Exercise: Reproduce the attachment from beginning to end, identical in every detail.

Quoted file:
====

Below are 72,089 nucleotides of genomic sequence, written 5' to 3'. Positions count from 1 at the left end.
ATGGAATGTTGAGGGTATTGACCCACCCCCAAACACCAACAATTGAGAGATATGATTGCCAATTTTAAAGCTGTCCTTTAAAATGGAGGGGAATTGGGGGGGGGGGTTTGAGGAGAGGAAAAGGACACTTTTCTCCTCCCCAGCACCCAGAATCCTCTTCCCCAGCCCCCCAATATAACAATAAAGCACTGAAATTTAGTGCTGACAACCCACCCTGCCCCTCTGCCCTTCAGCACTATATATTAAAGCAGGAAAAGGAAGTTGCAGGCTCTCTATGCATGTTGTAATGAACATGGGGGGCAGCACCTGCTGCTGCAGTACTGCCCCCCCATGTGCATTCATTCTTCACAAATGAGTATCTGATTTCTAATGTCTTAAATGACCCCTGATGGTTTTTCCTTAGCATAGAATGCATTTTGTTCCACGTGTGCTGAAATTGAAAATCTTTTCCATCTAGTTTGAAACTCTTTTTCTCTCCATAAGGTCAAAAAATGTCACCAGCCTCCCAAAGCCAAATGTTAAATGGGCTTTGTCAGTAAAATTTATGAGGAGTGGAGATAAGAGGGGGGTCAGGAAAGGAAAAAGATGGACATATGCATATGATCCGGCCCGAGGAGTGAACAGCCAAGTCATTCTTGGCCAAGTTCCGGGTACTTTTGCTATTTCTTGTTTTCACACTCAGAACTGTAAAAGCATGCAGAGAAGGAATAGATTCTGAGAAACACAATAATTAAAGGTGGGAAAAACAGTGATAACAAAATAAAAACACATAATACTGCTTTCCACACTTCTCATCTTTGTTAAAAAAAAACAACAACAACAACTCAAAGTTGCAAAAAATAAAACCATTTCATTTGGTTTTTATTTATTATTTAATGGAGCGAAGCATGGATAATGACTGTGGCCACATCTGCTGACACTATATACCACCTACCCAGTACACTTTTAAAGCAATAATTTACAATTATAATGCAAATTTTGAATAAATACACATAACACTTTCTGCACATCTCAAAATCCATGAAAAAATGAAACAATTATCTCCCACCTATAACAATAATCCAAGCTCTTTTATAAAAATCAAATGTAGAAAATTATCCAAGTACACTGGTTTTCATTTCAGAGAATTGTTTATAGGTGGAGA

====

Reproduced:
Below are 72,089 nucleotides of genomic sequence, written 5' to 3'. Positions count from 1 at the left end.
ATGGAATGTTGAGGGTATTGACCCACCCCCAAACACCAACAATTGAGAGATATGATTGCCAATTTTAAAGCTGTCCTTTAAAATGGAGGGGAATTGGGGGGGGGGGTTTGAGGAGAGGAAAAGGACACTTTTCTCCTCCCCAGCACCCAGAATCCTCTTCCCCAGCCCCCCAATATAACAATAAAGCACTGAAATTTAGTGCTGACAACCCACCCTGCCCCTCTGCCCTTCAGCACTATATATTAAAGCAGGAAAAGGAAGTTGCAGGCTCTCTATGCATGTTGTAATGAACATGGGGGGCAGCACCTGCTGCTGCAGTACTGCCCCCCCATGTGCATTCATTCTTCACAAATGAGTATCTGATTTCTAATGTCTTAAATGACCCCTGATGGTTTTTCCTTAGCATAGAATGCATTTTGTTCCACGTGTGCTGAAATTGAAAATCTTTTCCATCTAGTTTGAAACTCTTTTTCTCTCCATAAGGTCAAAAAATGTCACCAGCCTCCCAAAGCCAAATGTTAAATGGGCTTTGTCAGTAAAATTTATGAGGAGTGGAGATAAGAGGGGGGTCAGGAAAGGAAAAAGATGGACATATGCATATGATCCGGCCCGAGGAGTGAACAGCCAAGTCATTCTTGGCCAAGTTCCGGGTACTTTTGCTATTTCTTGTTTTCACACTCAGAACTGTAAAAGCATGCAGAGAAGGAATAGATTCTGAGAAACACAATAATTAAAGGTGGGAAAAACAGTGATAACAAAATAAAAACACATAATACTGCTTTCCACACTTCTCATCTTTGTTAAAAAAAAACAACAACAACAACTCAAAGTTGCAAAAAATAAAACCATTTCATTTGGTTTTTATTTATTATTTAATGGAGCGAAGCATGGATAATGACTGTGGCCACATCTGCTGACACTATATACCACCTACCCAGTACACTTTTAAAGCAATAATTTACAATTATAATGCAAATTTTGAATAAATACACATAACACTTTCTGCACATCTCAAAATCCATGAAAAAATGAAACAATTATCTCCCACCTATAACAATAATCCAAGCTCTTTTATAAAAATCAAATGTAGAAAATTATCCAAGTACACTGGTTTTCATTTCAGAGAATTGTTTATAGGTGGAGA